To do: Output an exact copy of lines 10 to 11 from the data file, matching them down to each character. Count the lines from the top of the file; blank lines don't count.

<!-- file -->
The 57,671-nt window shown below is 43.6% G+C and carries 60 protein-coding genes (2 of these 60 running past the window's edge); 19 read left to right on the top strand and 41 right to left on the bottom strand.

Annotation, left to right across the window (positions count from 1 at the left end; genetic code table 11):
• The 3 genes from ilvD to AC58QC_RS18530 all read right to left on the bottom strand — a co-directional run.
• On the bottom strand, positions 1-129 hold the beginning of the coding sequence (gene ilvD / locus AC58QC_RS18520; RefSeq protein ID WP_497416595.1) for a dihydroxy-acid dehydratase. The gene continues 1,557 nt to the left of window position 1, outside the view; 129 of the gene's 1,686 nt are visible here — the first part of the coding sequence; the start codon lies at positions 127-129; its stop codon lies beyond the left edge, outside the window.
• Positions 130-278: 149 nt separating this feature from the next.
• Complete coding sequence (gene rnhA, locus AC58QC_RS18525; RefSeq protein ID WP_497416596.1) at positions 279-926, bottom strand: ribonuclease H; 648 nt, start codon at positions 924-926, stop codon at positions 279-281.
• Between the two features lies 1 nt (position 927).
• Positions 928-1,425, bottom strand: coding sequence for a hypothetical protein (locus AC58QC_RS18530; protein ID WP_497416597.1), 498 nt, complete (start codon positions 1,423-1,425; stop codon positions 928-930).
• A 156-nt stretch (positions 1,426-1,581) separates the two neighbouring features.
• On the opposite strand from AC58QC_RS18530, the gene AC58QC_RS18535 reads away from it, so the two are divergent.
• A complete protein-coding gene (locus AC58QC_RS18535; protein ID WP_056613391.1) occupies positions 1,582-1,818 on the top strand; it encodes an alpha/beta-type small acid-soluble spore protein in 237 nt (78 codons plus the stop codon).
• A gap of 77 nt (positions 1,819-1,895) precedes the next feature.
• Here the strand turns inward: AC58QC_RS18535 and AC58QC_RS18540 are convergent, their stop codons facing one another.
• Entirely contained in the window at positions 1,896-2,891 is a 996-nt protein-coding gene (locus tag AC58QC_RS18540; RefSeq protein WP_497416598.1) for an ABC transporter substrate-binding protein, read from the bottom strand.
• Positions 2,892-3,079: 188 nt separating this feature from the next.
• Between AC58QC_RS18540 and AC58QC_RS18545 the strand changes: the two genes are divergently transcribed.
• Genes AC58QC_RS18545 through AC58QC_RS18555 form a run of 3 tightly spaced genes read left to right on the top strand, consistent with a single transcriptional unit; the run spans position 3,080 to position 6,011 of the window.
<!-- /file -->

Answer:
• On the opposite strand from AC58QC_RS18530, the gene AC58QC_RS18535 reads away from it, so the two are divergent.
• A complete protein-coding gene (locus AC58QC_RS18535; protein ID WP_056613391.1) occupies positions 1,582-1,818 on the top strand; it encodes an alpha/beta-type small acid-soluble spore protein in 237 nt (78 codons plus the stop codon).